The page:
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HOME  > Past issues  > 2009 September 2 - 8  > Nuclear power plants lack safety controls: Japan scientists
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2009 September 2 - 8 [ENVIRONMENT]

Nuclear power plants lack safety controls: Japan scientists

September 6 & 7, 2009
The Japan Scientists’ Association on September 5 and 6 held a symposium at Niigata University to discuss issues related to nuclear power plants. Many speakers criticized the present government policy of promoting nuclear power generation and for underestimating its risk. They pointed out that the planned plutonium-thermal project is technologically unsound.

In Niigata Prefecture where the Kashiwazaki-Kariwa Nuclear Power Station was damaged two years ago in the huge earthquake, various incidents of misconduct such as intentionally-hiding the existence of active faults, accident cover-ups, and data manipulation, have taken place one after another for over 40 years.

In Shizuoka Pref. where the Hamaoka Nuclear Power Plan is located, a big quake is expected to occur in the near future, but on the grounds that the present science technology is still unable to predict the magnitude, the safety of the plant built at the focal region of a possible quake came under question.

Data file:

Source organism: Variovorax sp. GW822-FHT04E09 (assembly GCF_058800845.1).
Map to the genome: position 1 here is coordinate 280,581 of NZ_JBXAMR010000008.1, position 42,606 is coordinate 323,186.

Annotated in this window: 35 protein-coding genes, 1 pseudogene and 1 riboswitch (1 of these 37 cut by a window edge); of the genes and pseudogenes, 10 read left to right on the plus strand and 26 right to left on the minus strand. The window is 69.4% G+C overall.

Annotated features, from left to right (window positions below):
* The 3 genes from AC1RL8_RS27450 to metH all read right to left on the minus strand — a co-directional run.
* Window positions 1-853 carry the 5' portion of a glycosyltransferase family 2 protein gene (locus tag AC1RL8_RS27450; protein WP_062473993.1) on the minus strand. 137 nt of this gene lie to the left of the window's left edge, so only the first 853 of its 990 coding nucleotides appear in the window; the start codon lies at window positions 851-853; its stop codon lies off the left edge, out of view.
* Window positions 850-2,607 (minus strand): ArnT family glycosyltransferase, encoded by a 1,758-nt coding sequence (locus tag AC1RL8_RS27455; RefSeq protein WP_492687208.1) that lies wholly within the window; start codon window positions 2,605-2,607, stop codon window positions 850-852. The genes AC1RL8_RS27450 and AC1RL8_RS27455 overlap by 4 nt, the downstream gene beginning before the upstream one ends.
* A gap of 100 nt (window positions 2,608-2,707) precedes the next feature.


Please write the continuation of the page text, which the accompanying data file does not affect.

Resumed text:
Taking the example of the Kashiwazaki-Kariwa N-plant damaged in the quake, Professor Emeritus of Fukui Univ. Yamamoto Fujio pointed out the various problems in the current seismic design standards on machine structures.

Professor at Niigata Univ. Suzuki Kenji stressed the need to develop technology and training program at local universities or institutes in order to ensure the safety.

Furthermore, for the existence of human beings, some called for a life style based on natural energy sources and emphasized the importance of pursuing technology and development in renewable energy, including photovoltaic, wind, solar, and biomass powers.

“Reprocessing all the amount of spent nuclear fuel will produce a surplus of plutonium,” said Noguchi Kunikazu, an expert in nuclear power science at Nihon University. He proposed that reprocessing plant operations for the commercial use of plutonium be suspended and that uranium enrichment facilities be placed under control of a multinational watchdog.

Iwai Takashi, nuclear technology researcher, also pointed his finger at the folly of the planned plutonium-thermal project by showing that plutonium levels in fuel in Japan is 20-40 percent higher than that in other countries.
- Akahata, September 6 & 7, 2009
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